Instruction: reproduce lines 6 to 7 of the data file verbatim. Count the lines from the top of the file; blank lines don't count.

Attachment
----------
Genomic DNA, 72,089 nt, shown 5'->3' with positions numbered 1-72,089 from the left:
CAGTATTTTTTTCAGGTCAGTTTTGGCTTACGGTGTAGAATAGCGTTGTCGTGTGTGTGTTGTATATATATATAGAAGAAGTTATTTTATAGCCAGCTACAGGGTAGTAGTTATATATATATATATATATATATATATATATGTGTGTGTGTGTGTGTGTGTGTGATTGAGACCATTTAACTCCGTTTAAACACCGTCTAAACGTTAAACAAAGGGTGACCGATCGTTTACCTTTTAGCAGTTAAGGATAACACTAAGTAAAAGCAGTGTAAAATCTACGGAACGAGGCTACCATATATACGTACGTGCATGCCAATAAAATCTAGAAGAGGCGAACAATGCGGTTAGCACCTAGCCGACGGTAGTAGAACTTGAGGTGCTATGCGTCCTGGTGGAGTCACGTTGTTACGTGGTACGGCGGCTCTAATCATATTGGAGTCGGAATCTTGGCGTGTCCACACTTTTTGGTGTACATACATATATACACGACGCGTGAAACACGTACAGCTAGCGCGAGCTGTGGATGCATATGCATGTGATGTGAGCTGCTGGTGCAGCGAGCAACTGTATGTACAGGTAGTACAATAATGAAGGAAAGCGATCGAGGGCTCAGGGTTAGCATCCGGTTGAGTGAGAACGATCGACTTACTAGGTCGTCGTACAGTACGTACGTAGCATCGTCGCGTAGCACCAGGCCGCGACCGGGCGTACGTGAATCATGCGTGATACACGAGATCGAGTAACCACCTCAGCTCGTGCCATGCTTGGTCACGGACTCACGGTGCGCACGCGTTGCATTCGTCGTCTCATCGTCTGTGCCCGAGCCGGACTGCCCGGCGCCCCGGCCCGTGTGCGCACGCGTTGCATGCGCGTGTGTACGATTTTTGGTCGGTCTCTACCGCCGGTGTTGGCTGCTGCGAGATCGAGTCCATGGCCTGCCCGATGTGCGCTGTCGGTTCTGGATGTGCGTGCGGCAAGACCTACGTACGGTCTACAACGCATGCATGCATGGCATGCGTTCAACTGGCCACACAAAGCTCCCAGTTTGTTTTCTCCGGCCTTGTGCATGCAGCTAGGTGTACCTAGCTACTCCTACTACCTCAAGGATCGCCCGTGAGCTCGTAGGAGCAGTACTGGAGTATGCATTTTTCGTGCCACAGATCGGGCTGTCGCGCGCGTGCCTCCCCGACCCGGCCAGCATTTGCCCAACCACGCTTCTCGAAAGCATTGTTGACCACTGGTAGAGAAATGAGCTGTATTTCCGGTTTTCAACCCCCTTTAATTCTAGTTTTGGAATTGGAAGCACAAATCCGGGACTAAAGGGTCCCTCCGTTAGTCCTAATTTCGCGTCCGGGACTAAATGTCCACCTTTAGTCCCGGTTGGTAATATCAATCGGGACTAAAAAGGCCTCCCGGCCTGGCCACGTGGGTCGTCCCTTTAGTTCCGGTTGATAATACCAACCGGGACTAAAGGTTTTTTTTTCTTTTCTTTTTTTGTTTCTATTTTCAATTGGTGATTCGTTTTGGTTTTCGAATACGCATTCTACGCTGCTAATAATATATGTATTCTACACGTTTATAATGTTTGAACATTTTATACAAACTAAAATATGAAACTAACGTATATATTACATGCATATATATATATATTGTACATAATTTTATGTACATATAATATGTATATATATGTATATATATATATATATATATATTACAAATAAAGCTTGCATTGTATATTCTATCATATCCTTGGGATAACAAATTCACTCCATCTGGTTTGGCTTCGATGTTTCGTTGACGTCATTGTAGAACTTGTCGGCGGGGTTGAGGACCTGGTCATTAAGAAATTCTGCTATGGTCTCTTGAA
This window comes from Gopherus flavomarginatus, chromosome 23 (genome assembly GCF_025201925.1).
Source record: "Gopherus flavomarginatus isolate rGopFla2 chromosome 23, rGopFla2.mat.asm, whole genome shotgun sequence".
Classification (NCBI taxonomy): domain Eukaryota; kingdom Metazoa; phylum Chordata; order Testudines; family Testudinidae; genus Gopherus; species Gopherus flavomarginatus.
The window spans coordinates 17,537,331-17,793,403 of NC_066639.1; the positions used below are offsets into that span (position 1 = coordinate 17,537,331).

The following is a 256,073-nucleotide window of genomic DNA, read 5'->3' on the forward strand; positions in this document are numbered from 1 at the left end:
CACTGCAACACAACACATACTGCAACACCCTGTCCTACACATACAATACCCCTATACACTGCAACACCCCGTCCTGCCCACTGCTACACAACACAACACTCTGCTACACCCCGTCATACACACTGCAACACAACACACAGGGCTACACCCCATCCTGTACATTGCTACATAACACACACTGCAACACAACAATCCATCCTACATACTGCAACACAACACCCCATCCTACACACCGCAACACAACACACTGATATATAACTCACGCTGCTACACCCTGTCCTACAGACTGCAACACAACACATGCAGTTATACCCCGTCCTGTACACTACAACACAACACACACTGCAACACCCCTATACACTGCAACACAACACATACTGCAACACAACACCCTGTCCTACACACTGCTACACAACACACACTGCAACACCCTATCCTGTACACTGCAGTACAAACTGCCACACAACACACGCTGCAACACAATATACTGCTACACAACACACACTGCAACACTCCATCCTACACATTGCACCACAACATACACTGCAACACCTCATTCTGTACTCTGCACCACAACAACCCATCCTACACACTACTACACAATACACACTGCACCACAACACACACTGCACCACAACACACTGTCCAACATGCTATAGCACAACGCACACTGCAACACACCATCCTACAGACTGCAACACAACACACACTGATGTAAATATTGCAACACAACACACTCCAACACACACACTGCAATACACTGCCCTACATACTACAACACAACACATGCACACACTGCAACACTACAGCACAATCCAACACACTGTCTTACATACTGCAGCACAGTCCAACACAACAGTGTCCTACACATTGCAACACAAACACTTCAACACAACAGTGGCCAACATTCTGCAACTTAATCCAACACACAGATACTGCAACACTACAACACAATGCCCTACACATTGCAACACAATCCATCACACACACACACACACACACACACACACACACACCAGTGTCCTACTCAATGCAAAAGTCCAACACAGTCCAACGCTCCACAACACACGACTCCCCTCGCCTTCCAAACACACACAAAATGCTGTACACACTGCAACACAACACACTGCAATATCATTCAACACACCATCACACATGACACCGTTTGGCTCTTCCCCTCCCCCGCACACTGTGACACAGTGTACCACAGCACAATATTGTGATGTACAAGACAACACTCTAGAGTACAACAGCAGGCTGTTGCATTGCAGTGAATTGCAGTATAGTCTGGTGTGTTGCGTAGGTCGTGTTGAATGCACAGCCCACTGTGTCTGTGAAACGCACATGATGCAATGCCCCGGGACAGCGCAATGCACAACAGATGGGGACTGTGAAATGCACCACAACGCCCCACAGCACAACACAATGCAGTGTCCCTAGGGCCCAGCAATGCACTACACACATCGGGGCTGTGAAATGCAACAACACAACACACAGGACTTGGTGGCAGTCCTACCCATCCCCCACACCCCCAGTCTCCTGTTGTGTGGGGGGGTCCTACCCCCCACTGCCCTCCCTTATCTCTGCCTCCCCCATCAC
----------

The window spans coordinates 17,537,331-17,793,403 of NC_066639.1; the positions used below are offsets into that span (position 1 = coordinate 17,537,331).

The following is a 256,073-nucleotide window of genomic DNA, read 5'->3' on the forward strand; positions in this document are numbered from 1 at the left end: